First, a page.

The roots of the environmental justice movement lie in an archetypical struggle between low-income communities of color and industrial polluters—refineries, incinerators, landfills, and dirty ports, to name a few. In the last few years, leaders of this movement have worked ardently to infuse an environmental politic into racial and economic justice campaigns and to underscore local control of common resources and community-based solutions to social and ecological ills.
Now the fruits of this labor are becoming evident. What was seen as isolated pockets of noxious industrial impacts are now being viewed as symptoms of larger phenomena that create other social inequities. People are connecting the impacts of toxic industry to other injustices, such as forced migration and poverty jobs, and coming together to address these multiple crises.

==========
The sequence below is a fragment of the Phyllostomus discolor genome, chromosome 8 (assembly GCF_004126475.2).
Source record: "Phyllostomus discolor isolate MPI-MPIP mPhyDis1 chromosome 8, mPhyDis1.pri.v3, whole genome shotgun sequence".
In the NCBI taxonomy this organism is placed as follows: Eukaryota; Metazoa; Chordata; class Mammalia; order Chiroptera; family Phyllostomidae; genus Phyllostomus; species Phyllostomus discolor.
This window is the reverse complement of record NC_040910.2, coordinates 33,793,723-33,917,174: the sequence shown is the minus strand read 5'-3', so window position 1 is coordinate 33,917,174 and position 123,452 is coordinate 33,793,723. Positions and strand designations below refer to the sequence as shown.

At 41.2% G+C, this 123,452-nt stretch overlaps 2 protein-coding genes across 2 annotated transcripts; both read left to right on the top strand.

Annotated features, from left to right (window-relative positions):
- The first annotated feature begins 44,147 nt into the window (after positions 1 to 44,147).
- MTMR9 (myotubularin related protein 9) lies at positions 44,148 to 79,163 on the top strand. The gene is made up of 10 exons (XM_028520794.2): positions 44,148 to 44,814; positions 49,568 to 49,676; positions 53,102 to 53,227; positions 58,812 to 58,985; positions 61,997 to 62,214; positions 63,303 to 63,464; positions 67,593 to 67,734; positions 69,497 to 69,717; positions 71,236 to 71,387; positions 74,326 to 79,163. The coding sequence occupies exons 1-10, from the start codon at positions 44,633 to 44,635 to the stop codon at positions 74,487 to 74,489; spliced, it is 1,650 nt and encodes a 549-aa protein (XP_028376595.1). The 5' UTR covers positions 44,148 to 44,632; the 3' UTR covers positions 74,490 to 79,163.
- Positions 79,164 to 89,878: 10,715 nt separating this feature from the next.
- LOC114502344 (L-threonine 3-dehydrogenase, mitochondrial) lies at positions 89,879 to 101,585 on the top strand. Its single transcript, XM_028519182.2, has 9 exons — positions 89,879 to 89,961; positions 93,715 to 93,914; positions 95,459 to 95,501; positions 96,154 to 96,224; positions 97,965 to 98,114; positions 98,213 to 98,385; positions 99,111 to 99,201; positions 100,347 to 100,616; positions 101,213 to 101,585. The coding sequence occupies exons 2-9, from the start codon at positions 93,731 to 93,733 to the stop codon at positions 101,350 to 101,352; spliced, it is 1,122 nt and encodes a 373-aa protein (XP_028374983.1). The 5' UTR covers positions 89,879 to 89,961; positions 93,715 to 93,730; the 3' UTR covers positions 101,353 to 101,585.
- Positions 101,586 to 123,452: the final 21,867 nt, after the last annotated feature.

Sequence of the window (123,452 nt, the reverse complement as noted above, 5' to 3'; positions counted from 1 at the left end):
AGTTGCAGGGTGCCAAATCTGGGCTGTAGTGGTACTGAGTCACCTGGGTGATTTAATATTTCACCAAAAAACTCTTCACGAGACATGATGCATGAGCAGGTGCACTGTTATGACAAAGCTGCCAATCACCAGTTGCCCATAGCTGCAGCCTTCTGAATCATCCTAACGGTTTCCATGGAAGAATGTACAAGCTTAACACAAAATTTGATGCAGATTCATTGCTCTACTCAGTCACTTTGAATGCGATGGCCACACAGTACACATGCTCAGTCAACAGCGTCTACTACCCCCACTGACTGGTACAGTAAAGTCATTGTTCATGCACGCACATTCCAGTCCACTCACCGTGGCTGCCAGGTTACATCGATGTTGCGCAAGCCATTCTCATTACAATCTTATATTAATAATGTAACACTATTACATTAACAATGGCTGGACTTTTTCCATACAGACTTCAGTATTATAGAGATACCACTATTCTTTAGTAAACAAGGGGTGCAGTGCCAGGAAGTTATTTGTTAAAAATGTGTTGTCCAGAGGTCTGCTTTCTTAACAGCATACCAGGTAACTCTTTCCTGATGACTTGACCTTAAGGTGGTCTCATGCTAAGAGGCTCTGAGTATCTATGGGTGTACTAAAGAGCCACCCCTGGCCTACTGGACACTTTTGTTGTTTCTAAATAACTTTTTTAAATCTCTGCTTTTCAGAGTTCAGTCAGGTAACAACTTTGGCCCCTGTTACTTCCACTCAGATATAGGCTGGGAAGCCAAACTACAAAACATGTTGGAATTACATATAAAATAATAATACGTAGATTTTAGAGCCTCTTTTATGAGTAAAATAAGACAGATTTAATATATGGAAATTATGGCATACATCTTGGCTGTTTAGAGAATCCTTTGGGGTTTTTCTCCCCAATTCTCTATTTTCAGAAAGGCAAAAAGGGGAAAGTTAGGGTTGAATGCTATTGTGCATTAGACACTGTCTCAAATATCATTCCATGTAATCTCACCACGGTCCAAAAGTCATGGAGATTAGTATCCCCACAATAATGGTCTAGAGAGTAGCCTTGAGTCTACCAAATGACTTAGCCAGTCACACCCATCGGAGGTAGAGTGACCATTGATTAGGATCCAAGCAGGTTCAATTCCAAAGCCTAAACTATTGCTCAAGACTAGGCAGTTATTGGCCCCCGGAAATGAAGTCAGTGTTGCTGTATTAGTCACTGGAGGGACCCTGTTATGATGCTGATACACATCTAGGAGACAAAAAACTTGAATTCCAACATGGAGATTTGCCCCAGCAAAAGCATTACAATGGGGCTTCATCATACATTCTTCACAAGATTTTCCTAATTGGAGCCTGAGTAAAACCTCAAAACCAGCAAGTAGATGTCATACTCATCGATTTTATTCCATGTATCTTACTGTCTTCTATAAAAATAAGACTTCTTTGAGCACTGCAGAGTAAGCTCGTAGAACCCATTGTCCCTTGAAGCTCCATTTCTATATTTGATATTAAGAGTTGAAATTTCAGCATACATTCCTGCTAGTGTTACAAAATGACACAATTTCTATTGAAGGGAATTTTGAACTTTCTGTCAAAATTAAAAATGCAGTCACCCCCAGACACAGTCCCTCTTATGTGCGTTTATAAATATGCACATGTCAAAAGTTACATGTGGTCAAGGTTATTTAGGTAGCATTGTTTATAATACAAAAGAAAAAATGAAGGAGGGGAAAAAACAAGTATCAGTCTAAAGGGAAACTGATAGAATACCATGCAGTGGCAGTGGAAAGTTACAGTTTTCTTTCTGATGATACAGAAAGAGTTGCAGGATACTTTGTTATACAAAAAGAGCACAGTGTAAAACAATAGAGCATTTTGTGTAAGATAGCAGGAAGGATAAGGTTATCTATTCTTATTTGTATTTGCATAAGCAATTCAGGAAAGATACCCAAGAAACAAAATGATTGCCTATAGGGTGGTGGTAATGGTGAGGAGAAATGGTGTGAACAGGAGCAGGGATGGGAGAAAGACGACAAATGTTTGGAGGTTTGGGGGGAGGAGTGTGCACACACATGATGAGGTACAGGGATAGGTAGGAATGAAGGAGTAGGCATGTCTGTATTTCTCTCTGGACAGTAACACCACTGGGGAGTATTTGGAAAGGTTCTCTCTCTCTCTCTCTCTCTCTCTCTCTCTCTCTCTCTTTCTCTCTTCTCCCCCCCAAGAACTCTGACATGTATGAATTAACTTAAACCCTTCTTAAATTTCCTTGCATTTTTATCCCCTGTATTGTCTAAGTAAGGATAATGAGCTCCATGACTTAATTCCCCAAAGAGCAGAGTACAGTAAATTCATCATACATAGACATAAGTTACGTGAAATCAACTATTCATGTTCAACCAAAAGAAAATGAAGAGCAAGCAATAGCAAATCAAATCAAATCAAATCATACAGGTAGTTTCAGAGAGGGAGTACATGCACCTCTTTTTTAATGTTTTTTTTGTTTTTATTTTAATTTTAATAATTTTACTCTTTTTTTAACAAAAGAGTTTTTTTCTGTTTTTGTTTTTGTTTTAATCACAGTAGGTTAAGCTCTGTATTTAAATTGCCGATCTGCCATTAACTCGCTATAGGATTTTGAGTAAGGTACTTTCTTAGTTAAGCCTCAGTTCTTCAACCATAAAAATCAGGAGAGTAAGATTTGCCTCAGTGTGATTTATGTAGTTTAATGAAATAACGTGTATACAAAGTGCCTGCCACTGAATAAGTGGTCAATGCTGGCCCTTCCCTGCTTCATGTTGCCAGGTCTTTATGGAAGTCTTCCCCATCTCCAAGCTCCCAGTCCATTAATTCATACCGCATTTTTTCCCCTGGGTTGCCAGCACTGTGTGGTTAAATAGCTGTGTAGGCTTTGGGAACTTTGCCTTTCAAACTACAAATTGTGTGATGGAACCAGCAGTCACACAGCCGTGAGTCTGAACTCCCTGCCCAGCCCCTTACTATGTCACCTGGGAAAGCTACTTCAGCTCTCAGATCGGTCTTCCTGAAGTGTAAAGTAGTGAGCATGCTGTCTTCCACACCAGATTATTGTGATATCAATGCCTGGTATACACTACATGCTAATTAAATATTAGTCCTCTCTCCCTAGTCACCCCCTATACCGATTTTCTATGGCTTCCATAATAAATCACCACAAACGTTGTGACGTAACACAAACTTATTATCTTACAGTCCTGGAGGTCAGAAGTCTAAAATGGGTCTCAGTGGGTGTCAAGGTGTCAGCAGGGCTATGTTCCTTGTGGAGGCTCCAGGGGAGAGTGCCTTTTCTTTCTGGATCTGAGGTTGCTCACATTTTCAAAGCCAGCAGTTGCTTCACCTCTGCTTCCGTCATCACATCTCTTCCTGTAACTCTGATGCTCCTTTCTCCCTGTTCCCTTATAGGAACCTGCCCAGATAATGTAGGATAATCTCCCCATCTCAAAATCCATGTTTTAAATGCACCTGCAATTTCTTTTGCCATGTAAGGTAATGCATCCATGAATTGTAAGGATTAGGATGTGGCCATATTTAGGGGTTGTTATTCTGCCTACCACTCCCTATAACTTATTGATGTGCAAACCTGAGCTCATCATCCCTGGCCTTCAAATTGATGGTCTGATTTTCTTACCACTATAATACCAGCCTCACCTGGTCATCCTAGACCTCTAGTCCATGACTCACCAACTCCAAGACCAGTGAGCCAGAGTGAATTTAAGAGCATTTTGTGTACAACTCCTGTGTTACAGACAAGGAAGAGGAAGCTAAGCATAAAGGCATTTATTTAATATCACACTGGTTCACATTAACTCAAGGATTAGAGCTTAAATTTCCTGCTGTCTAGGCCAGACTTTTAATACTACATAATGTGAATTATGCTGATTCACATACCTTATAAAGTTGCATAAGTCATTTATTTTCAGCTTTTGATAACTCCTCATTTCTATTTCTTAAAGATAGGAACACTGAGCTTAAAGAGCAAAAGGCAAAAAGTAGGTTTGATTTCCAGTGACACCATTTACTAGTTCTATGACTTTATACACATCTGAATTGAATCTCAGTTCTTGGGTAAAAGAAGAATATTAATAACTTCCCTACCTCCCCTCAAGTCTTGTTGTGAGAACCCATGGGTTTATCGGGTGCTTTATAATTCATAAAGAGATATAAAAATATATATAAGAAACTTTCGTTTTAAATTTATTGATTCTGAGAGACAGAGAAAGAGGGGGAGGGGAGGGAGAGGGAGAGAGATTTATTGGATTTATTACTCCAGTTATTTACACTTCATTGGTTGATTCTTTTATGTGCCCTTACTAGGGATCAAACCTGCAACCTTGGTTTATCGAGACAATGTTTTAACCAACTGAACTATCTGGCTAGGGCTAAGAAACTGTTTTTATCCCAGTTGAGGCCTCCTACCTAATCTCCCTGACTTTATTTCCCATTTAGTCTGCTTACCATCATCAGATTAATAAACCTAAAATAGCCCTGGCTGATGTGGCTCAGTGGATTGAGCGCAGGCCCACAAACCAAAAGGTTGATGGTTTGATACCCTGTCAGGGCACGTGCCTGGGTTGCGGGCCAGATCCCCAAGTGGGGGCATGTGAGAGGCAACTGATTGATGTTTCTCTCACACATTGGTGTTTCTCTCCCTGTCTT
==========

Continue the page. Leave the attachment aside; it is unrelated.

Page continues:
On a hot July afternoon in Detroit last summer, over 300 movement organizers from across the United States gathered to plot a course for ecological justice as part of the U.S. Social Forum. “We come from environmental justice communities who have been on the frontlines of the effects of polluting industries like waste incineration. But [we] also come from economic justice struggles... and immigrant [communities that] understand the connection between land and life,” said Michelle Mascarenhas-Swan, strategy initiatives director for Movement Generation based in Oakland, California.